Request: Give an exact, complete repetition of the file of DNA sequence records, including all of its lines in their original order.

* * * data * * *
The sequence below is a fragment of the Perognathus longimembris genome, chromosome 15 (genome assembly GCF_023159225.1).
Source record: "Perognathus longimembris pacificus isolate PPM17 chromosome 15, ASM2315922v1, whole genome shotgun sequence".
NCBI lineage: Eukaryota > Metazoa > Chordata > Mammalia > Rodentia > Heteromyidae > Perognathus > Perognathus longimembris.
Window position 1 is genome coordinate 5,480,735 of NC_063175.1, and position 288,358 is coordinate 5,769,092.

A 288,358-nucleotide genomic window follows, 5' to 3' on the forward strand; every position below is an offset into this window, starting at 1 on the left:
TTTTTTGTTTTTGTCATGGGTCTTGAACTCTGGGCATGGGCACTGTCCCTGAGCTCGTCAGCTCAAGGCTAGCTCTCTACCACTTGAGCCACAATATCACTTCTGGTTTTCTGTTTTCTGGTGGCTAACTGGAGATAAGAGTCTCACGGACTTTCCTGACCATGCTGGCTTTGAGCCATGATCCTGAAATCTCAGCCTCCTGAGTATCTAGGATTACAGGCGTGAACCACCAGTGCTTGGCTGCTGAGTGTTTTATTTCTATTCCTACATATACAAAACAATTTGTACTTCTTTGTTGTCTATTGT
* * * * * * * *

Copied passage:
The sequence below is a fragment of the Perognathus longimembris genome, chromosome 15 (genome assembly GCF_023159225.1).
Source record: "Perognathus longimembris pacificus isolate PPM17 chromosome 15, ASM2315922v1, whole genome shotgun sequence".
NCBI lineage: Eukaryota > Metazoa > Chordata > Mammalia > Rodentia > Heteromyidae > Perognathus > Perognathus longimembris.
Window position 1 is genome coordinate 5,480,735 of NC_063175.1, and position 288,358 is coordinate 5,769,092.

A 288,358-nucleotide genomic window follows, 5' to 3' on the forward strand; every position below is an offset into this window, starting at 1 on the left:
TTTTTTGTTTTTGTCATGGGTCTTGAACTCTGGGCATGGGCACTGTCCCTGAGCTCGTCAGCTCAAGGCTAGCTCTCTACCACTTGAGCCACAATATCACTTCTGGTTTTCTGTTTTCTGGTGGCTAACTGGAGATAAGAGTCTCACGGACTTTCCTGACCATGCTGGCTTTGAGCCATGATCCTGAAATCTCAGCCTCCTGAGTATCTAGGATTACAGGCGTGAACCACCAGTGCTTGGCTGCTGAGTGTTTTATTTCTATTCCTACATATACAAAACAATTTGTACTTCTTTGTTGTCTATTGT